In this molecular dynamics study, researchers delve into the intricate interplay between divalent cations (Ca2+ and Mg2+) and elastin-like polypeptides (ELPs), specifically V5-120 and V5A2G3-120 sequences. The investigation reveals a nuanced phase behavior influenced by the type and concentration of divalent salts. While Ca2+ induces salting-out by forming ion bridges with amide oxygens, leading to a swift decrease in cloud point temperature, Mg2+ exhibits a dual role—salting-out at lower concentrations and salting-in at higher concentrations due to its tight binding with hydration waters. Triglycine motifs in ELPs emerge as key regulators, influencing the interaction between cations and the polymer chain. The study’s implications extend to intrinsically disordered proteins (IDPs), especially those linked to neurodegenerative diseases, where understanding macromolecular conformation changes is critical. Experimental validation through infrared spectroscopy reinforces the findings, emphasizing the significance of molecular dynamics simulations in unraveling the complex dynamics of macromolecular systems.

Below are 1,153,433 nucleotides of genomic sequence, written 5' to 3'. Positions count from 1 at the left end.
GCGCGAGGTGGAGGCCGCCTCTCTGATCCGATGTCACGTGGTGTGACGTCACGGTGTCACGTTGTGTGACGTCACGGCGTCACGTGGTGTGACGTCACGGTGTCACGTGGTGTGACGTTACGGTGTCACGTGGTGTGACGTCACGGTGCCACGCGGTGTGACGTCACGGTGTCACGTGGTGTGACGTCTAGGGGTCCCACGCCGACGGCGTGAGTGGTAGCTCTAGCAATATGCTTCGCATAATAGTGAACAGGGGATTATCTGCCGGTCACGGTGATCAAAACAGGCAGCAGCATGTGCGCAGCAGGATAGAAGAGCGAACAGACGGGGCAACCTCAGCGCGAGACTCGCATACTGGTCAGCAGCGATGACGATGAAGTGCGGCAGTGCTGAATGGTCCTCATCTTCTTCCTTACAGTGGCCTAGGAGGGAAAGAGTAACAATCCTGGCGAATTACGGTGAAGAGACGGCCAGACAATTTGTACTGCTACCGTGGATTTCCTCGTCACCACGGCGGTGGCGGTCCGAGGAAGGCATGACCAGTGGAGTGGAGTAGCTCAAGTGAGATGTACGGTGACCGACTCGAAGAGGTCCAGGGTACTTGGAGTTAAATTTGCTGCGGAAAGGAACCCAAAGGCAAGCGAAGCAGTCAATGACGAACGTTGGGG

Dive into the world of Elastin-like Polypeptides! 🧪 Researchers @SwamiBharadwaj @VegtLab@TUDarmstadt @penn_state @Halil_I_OKUR— RJ (@researchersjob) November 10, 2023
@ShivNadarUnivexplores their solvation behavior in divalent metal salt solutions, in biochemistry and material science. https://t.co/Y9sSuKhQ50 pic.twitter.com/o0F5l9xic6
The researchers emphasize the importance of their study in providing atomistic insights into cation–IDP interactions, focusing on a model system of elastin-like polypeptides. They highlight the competition between cation–amide oxygen electrostatic interactions and cation hydration strength as the main determinant of ELPs’ phase behavior. The role of triglycine motifs in regulating this behavior is underscored, offering valuable insights into the impact of divalent cations on macromolecular conformations.